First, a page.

14.   Bureau of Justice has statistics/report on how people who are jailed because they can’t make bail is counterproductive–it increases the percentage of people who re-offend.
  15.     Support hiring police and jail employees with criminal justice and psychology education.
  16.     Investigate why there has been a large increase in cases filed by the Prosecutor.
  17.     Encourage a Community Conversation on the topic, “What is True Public Safety?” This could bring in a broad range of things: health care, mental health care, housing, treatment for substance abuse, changing the laws and changing the practices of law enforcement and the criminal injustice system.
  18.     Coordinate among groups working on justice issues in Thurston County
  19.      Create a working coalition of groups working on justice issues in Thurston County to share strategies and experience.
  20.     Create a website to identify criminal justice reform needs that would increase true public safety while making the system more effective and humane.


Thursday, March 30, April 6, 13, and 20, 10-11:30 am, OUUC  Islam and the Qur’an. Facilitated by the Reverend Carol McKinley, OUUC’s affiliated community minister and coordinator of its Faith in Action Ministry.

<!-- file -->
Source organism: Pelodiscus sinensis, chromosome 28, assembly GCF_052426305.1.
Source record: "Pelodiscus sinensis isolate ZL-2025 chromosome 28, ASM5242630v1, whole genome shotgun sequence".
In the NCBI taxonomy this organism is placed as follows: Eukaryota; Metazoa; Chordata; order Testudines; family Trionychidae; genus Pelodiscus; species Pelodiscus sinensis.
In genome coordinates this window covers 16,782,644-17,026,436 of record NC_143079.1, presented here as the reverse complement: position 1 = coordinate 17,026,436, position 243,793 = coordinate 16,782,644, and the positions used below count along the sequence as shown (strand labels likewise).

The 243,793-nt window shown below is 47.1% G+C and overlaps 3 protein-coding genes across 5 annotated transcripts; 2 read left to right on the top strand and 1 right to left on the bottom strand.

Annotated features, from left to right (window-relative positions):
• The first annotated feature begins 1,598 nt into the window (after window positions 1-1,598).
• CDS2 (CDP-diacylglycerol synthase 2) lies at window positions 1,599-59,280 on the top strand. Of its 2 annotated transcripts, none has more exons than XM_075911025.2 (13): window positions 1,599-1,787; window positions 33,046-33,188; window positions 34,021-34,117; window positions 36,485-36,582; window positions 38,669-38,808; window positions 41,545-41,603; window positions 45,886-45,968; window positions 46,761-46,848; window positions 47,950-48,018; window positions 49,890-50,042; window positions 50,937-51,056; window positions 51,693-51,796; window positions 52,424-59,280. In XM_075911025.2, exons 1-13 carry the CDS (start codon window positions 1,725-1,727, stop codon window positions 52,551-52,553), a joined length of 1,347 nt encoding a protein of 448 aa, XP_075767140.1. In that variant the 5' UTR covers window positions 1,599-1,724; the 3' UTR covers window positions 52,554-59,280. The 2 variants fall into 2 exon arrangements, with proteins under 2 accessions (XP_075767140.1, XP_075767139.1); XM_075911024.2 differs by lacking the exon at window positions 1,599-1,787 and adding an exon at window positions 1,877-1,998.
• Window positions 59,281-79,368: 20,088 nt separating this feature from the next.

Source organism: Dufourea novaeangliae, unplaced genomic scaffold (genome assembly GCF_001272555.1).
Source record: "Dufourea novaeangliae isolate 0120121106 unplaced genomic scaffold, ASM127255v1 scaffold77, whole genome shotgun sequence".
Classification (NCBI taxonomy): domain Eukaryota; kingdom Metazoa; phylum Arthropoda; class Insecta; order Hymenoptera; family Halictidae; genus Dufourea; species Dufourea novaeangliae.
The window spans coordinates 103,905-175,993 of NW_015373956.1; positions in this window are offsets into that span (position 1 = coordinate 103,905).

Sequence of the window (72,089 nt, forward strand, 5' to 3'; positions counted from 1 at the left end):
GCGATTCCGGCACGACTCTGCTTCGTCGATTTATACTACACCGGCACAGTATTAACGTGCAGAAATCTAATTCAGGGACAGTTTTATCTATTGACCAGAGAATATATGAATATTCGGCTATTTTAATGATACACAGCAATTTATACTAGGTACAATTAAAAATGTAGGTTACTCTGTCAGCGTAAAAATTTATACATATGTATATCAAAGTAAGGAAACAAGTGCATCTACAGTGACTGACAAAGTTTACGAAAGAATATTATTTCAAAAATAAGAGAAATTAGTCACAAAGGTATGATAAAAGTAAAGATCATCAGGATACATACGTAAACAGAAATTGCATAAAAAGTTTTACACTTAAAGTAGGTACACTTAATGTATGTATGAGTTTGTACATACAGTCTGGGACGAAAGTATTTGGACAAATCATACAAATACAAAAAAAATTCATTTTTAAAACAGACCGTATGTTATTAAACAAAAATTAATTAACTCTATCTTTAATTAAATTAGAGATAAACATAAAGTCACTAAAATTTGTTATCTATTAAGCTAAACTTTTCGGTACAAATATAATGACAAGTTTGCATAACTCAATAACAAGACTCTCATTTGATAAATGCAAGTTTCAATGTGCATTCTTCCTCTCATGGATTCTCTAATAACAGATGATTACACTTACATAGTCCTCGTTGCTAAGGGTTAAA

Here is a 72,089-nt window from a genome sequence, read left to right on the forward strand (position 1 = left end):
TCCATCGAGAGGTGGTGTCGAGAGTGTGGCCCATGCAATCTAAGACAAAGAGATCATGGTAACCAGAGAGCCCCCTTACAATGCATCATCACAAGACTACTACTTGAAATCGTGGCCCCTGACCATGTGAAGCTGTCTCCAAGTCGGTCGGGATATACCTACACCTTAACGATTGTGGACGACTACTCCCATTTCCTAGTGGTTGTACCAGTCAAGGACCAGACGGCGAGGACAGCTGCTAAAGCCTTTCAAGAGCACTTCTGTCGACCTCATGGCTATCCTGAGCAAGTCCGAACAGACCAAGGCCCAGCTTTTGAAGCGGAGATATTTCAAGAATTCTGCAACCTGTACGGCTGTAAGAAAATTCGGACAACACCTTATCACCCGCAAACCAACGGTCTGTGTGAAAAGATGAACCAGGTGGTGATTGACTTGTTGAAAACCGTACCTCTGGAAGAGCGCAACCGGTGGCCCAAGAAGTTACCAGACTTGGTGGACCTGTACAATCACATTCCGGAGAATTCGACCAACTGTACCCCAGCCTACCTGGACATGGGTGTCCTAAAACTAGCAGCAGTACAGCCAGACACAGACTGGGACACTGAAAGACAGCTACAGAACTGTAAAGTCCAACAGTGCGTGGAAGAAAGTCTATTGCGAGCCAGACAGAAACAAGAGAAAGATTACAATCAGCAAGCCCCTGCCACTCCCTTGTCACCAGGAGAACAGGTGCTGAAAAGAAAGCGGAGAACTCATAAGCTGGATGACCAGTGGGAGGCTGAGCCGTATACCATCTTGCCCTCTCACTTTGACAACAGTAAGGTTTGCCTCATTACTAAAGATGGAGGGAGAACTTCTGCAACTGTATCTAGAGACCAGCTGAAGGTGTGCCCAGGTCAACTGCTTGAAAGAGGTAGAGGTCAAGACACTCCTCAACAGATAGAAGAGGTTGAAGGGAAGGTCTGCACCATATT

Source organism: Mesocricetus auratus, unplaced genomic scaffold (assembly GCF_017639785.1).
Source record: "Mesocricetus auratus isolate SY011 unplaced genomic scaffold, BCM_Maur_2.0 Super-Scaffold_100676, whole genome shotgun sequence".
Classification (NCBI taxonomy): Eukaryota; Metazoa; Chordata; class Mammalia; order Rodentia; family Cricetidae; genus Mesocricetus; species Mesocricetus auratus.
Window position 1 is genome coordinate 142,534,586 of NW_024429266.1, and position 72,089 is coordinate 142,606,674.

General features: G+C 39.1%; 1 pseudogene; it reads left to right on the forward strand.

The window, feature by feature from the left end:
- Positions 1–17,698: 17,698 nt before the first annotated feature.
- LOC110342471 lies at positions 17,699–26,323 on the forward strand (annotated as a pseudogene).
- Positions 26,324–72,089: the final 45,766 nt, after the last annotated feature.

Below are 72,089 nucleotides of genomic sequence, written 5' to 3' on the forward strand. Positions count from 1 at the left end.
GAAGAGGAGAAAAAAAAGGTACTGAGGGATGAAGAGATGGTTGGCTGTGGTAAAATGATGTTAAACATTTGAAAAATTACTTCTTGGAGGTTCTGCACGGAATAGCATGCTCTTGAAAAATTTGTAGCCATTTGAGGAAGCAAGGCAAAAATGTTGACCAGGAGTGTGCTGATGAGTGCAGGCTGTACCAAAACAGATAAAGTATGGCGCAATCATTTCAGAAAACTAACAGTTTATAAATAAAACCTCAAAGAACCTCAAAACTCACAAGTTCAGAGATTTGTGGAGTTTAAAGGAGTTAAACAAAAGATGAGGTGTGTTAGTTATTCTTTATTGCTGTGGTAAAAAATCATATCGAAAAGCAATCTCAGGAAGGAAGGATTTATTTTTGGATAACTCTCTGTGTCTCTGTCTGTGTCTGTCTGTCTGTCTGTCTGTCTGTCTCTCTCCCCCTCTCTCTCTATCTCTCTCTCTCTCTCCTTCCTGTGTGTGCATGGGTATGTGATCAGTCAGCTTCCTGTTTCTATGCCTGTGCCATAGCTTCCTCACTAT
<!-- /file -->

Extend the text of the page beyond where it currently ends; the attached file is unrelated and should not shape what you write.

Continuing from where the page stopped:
Universally revered as holy scripture revered by Muslims around the world, the Qur’an provides the guide to living fundamentally to the Muslim way of life. Thomas Cleary’s translation offers an introductory selection of readings that presents the essence of the Koran in an accessible way. Discussion of the life of Mohammed and the history of Islam will place this sacred text in context with the other Abrahamic religions, Judaism and Christianity.

TextThe Essential Koran: The Heart of Islam, translated and presented by Thomas Cleary.



Monday, April 3, 2017, 7 pm, OUUC. Banning Refugees: 1939 and Today. A presentation by Interfaith Works

Executive Director, Danny Kadden

The Trump administration’s attempt to ban religious or national groups from entry into the US has triggered widespread debate, resistance and robust legal challenges.

Danny Kadden shares his family’s story as passengers aboard the ill-fated ship MS St. Louis, which sailed from Nazi Germany to Havana, Cuba in the spring of 1939 carrying over 900 Jewish refugees. For five weeks, they were spurned by every nation of the Western Hemisphere until forced to return to Europe, just four months before the outbreak of WWII.

Then, as now, the conscience and character of America was tested. This will be a timely opportunity to learn how the present resembles the past, and to discuss our concerns about immigration, xenophobia and democratic values.

Sunday, April 30, 1 pm, Good Shepherd Lutheran Church, 1601 North St., Olympia 98501. IMMIGRATION AND REFUGEE PROGRAMS. OUUC’s Faith in Action Ministry is co-sponsoring with Good Shepherd a program to learn more about ways to support groups working with immigrants and refugee settlement.

Carol McKinley, Faith in Action Ministry